I don’t fit in and that’s OK

I grew up as a TCK- third culture kid. For those of you new to this term, it describes kids who are “from” one country, live in another (and have possibly lived in several countries) and so have developed their own unique culture. Hardest part about this is that there are very few people who can identify with you- who have a “shared set of values, beliefs, traditions, dress and norms.” Basically, you don’t fit in. For some of us, this is a lifelong struggle.

When I’m in one country, I miss thing about the other one.
When I’m in Africa, my skin color sets me apart- things are assumed about me- that I’m a tourist, that I have lots of money, that I don’t understand the language, that I’m willing to pay higher prices than local people, that I don’t understand…

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When I’m in America, things are assumed about me- that I should love being back in my homeland of comfort, friends, family, Walmart, Mexican food, blueberries and underwear that doesn’t lose elasticity. And while I do, I’m different, and I can’t always explain that.

But here’s what I know and how I reconcile this strange identity I carry around with me. Every believer has a third culture. We are born into this world, with its beliefs, customs, and values- while it’s not the exact same “world” for every person, it’s without Christ. Then we choose a new identity- to be firmly rooted in Christ, to have a relationship with our Creator, and let Him take the reigns of our life. But we aren’t Home yet, where we will fit in. We still have to live in this world, reflecting our new identity in Christ, loving those who may not love us, serving others who may not appreciate it, and sharing Jesus with people who may reject Him. We don’t fit in, but that’s Ok. Jesus sure didn’t fit in.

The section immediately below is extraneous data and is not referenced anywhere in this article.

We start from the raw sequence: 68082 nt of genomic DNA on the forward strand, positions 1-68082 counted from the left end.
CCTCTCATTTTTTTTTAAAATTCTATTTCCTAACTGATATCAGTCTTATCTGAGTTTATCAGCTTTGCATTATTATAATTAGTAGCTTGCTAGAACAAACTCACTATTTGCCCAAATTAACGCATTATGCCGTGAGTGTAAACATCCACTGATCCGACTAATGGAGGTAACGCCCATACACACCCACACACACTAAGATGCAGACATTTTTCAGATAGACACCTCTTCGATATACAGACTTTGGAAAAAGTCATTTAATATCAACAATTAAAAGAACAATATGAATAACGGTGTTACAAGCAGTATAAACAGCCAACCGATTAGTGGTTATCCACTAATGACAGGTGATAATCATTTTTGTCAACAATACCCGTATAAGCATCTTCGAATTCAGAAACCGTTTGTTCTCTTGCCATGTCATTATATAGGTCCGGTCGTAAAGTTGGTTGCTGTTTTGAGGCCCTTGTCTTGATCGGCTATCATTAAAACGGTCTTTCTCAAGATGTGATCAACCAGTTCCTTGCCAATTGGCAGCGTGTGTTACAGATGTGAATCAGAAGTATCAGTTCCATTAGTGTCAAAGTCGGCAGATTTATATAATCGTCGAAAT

“The light shines in the darkness, but the darkness has not understood it.” “In this world you will have trouble… “We are all aliens, but we have an identity, and that is enough.

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Keeping a child safe

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A few days ago, Jordan took a nose-dive off a bunk bed that should have been out of reach. Minus a really purple swollen eye, he had no serious injury.

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Does he look like he slowed down and learned a valuable lesson? Hardly.

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Yesterday, he got out of our yard and I couldn’t find him. This gate is right outside of ours, and leads down a steep path that drops off to the ocean. Was I scared? You bet. Frantic, really. We finally found him on the other side of our mission compound, sitting in an aluminum fishing boat (not in the water.) Did he feel bad for taking years off my life with worry? Not at all.

Clearly, I can’t be too careful with him. And don’t get me wrong, I should do everything in my power to keep him safe at such a tender age. But only God is all-powerful, and God knows the number of our days. When people tell me that children always bounce back, or that they will be fine, my bristles raise a little, because I know they don’t. My brother died in an accident when he was 7. Could those watching him have done a better job? Maybe. Did God have His hands on my brother every second? You bet. God had a plan that went so far beyond our “safety first” rule. Lives were changed. Hearts were turned towards God.

As a mother, I want my children to be safe. I naturally am concerned when they are injured, sick, or missing. But I have to remember they aren’t my children. They are God’s children. And I am so thankful for each day He gives them to me to take care of them, teach them, and one day, I will have to let them go. No one said parenting was easy.